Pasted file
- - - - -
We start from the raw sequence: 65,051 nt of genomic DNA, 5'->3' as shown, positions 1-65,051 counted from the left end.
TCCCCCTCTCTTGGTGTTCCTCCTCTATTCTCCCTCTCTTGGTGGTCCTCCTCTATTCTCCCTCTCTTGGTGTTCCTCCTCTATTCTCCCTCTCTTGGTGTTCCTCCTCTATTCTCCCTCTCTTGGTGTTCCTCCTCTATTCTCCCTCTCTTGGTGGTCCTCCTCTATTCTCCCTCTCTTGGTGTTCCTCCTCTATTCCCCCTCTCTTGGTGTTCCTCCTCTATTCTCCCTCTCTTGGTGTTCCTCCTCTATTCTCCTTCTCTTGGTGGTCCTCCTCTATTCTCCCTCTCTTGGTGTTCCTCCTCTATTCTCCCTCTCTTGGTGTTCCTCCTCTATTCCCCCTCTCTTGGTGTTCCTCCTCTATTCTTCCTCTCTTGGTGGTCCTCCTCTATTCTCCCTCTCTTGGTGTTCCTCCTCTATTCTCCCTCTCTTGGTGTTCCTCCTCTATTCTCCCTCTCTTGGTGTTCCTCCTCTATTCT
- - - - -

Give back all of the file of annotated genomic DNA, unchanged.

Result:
We start from the raw sequence: 65,051 nt of genomic DNA, 5'->3' as shown, positions 1-65,051 counted from the left end.
TCCCCCTCTCTTGGTGTTCCTCCTCTATTCTCCCTCTCTTGGTGGTCCTCCTCTATTCTCCCTCTCTTGGTGTTCCTCCTCTATTCTCCCTCTCTTGGTGTTCCTCCTCTATTCTCCCTCTCTTGGTGTTCCTCCTCTATTCTCCCTCTCTTGGTGGTCCTCCTCTATTCTCCCTCTCTTGGTGTTCCTCCTCTATTCCCCCTCTCTTGGTGTTCCTCCTCTATTCTCCCTCTCTTGGTGTTCCTCCTCTATTCTCCTTCTCTTGGTGGTCCTCCTCTATTCTCCCTCTCTTGGTGTTCCTCCTCTATTCTCCCTCTCTTGGTGTTCCTCCTCTATTCCCCCTCTCTTGGTGTTCCTCCTCTATTCTTCCTCTCTTGGTGGTCCTCCTCTATTCTCCCTCTCTTGGTGTTCCTCCTCTATTCTCCCTCTCTTGGTGTTCCTCCTCTATTCTCCCTCTCTTGGTGTTCCTCCTCTATTCT